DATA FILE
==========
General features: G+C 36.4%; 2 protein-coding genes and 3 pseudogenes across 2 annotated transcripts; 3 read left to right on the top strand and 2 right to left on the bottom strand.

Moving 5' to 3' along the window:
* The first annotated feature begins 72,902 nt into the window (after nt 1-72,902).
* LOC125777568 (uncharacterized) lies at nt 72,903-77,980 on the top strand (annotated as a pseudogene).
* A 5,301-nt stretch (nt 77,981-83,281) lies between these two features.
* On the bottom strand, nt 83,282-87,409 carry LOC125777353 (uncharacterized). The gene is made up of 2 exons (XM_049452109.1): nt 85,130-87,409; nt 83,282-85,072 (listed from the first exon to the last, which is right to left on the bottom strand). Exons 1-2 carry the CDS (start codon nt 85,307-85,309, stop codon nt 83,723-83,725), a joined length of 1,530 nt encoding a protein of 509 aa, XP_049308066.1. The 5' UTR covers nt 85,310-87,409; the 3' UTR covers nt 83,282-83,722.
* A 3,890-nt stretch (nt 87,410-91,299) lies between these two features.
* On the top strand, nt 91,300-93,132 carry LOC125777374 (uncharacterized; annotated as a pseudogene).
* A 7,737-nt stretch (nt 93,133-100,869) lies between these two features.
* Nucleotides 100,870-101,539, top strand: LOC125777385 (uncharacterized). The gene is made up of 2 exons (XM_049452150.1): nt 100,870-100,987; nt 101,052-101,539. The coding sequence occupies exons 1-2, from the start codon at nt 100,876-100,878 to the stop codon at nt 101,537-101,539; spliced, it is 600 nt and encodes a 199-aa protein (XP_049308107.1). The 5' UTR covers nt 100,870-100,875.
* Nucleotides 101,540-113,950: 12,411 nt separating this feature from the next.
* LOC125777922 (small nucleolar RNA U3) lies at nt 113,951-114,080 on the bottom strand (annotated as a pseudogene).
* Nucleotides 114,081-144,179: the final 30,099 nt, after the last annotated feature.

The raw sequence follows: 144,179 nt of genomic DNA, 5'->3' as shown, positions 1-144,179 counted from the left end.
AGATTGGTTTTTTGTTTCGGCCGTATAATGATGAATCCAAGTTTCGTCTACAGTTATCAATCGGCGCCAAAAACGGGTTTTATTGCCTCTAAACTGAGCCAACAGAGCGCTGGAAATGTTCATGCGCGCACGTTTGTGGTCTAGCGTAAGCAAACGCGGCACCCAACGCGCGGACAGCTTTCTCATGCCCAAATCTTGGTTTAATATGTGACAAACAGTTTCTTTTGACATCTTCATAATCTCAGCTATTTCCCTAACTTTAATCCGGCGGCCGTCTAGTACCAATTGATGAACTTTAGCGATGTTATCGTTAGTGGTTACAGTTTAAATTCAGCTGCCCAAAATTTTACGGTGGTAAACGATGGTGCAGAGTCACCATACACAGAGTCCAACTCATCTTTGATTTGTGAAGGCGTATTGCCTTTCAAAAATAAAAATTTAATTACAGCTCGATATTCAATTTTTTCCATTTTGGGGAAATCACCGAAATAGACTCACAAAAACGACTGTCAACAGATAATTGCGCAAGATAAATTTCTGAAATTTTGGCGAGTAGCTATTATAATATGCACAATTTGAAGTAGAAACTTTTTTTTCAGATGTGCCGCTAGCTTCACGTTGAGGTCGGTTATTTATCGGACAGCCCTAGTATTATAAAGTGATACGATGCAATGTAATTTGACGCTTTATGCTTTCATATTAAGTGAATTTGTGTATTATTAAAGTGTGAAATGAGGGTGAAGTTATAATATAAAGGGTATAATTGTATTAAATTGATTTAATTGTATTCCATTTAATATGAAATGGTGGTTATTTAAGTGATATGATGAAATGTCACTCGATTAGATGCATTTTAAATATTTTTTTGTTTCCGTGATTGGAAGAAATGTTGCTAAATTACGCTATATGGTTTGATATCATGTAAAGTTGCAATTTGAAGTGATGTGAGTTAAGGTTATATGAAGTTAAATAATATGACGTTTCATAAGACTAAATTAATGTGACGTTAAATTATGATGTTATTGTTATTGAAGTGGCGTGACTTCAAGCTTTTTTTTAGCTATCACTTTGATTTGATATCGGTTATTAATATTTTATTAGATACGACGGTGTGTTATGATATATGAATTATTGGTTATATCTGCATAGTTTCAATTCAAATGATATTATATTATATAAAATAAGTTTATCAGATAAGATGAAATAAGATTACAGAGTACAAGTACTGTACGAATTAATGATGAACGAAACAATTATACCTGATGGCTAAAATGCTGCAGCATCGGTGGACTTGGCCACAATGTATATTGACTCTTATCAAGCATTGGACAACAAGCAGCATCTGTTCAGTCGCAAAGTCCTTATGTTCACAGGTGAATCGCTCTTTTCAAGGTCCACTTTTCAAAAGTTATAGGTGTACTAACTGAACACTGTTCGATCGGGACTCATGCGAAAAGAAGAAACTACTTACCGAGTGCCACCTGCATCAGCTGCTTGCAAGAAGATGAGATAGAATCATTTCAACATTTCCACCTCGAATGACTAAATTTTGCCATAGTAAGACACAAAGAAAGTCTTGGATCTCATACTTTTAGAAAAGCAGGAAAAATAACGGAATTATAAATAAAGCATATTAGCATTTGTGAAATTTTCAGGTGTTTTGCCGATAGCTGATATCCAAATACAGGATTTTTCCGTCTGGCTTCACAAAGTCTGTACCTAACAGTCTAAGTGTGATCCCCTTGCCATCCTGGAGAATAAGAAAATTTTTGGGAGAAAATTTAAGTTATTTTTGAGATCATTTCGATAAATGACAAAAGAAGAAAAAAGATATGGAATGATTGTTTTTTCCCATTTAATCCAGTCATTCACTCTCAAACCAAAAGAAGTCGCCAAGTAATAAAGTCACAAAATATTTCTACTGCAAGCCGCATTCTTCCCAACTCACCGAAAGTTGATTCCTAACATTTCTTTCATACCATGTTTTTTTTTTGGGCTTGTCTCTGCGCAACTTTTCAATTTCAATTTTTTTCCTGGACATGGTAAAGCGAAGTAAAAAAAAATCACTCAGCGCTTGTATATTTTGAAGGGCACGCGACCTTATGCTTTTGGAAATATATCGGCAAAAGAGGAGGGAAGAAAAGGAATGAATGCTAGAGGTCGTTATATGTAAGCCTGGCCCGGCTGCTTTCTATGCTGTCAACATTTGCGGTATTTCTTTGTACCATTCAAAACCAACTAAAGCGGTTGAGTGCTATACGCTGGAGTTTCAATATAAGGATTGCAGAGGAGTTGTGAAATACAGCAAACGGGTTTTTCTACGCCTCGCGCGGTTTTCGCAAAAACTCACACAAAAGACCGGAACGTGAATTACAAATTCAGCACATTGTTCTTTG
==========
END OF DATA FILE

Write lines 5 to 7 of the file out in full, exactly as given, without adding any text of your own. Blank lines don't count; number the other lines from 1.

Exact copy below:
* A 5,301-nt stretch (nt 77,981-83,281) lies between these two features.
* On the bottom strand, nt 83,282-87,409 carry LOC125777353 (uncharacterized). The gene is made up of 2 exons (XM_049452109.1): nt 85,130-87,409; nt 83,282-85,072 (listed from the first exon to the last, which is right to left on the bottom strand). Exons 1-2 carry the CDS (start codon nt 85,307-85,309, stop codon nt 83,723-83,725), a joined length of 1,530 nt encoding a protein of 509 aa, XP_049308066.1. The 5' UTR covers nt 85,310-87,409; the 3' UTR covers nt 83,282-83,722.
* A 3,890-nt stretch (nt 87,410-91,299) lies between these two features.